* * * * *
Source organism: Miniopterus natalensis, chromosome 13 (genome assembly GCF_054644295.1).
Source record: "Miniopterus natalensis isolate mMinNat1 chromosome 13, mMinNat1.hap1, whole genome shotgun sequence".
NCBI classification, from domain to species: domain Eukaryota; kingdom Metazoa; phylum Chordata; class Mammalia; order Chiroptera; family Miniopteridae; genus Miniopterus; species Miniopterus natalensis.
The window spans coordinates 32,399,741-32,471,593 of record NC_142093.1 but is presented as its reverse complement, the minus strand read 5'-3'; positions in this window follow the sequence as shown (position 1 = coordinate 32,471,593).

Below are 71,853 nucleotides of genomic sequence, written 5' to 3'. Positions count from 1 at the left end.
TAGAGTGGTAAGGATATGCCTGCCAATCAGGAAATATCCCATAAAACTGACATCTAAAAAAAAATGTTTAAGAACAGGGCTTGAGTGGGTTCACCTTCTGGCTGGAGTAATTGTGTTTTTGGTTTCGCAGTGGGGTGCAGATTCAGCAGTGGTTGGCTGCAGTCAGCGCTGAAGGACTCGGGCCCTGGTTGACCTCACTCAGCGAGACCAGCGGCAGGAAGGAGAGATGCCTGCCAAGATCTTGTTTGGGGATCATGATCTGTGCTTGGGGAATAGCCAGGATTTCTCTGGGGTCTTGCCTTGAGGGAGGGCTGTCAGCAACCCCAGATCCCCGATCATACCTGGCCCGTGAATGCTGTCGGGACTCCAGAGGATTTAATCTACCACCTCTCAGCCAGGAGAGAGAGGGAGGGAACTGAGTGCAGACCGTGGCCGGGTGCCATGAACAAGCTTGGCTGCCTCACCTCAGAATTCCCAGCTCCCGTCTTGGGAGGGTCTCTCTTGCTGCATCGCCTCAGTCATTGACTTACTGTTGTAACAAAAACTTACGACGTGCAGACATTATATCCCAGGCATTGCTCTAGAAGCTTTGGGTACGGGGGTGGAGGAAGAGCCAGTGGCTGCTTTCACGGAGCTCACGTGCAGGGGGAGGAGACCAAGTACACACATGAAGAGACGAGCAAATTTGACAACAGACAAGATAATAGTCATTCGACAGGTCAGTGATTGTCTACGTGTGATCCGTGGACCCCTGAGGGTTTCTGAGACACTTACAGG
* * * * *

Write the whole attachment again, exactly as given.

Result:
Source organism: Miniopterus natalensis, chromosome 13 (genome assembly GCF_054644295.1).
Source record: "Miniopterus natalensis isolate mMinNat1 chromosome 13, mMinNat1.hap1, whole genome shotgun sequence".
NCBI classification, from domain to species: domain Eukaryota; kingdom Metazoa; phylum Chordata; class Mammalia; order Chiroptera; family Miniopteridae; genus Miniopterus; species Miniopterus natalensis.
The window spans coordinates 32,399,741-32,471,593 of record NC_142093.1 but is presented as its reverse complement, the minus strand read 5'-3'; positions in this window follow the sequence as shown (position 1 = coordinate 32,471,593).

Below are 71,853 nucleotides of genomic sequence, written 5' to 3'. Positions count from 1 at the left end.
TAGAGTGGTAAGGATATGCCTGCCAATCAGGAAATATCCCATAAAACTGACATCTAAAAAAAAATGTTTAAGAACAGGGCTTGAGTGGGTTCACCTTCTGGCTGGAGTAATTGTGTTTTTGGTTTCGCAGTGGGGTGCAGATTCAGCAGTGGTTGGCTGCAGTCAGCGCTGAAGGACTCGGGCCCTGGTTGACCTCACTCAGCGAGACCAGCGGCAGGAAGGAGAGATGCCTGCCAAGATCTTGTTTGGGGATCATGATCTGTGCTTGGGGAATAGCCAGGATTTCTCTGGGGTCTTGCCTTGAGGGAGGGCTGTCAGCAACCCCAGATCCCCGATCATACCTGGCCCGTGAATGCTGTCGGGACTCCAGAGGATTTAATCTACCACCTCTCAGCCAGGAGAGAGAGGGAGGGAACTGAGTGCAGACCGTGGCCGGGTGCCATGAACAAGCTTGGCTGCCTCACCTCAGAATTCCCAGCTCCCGTCTTGGGAGGGTCTCTCTTGCTGCATCGCCTCAGTCATTGACTTACTGTTGTAACAAAAACTTACGACGTGCAGACATTATATCCCAGGCATTGCTCTAGAAGCTTTGGGTACGGGGGTGGAGGAAGAGCCAGTGGCTGCTTTCACGGAGCTCACGTGCAGGGGGAGGAGACCAAGTACACACATGAAGAGACGAGCAAATTTGACAACAGACAAGATAATAGTCATTCGACAGGTCAGTGATTGTCTACGTGTGATCCGTGGACCCCTGAGGGTTTCTGAGACACTTACAGG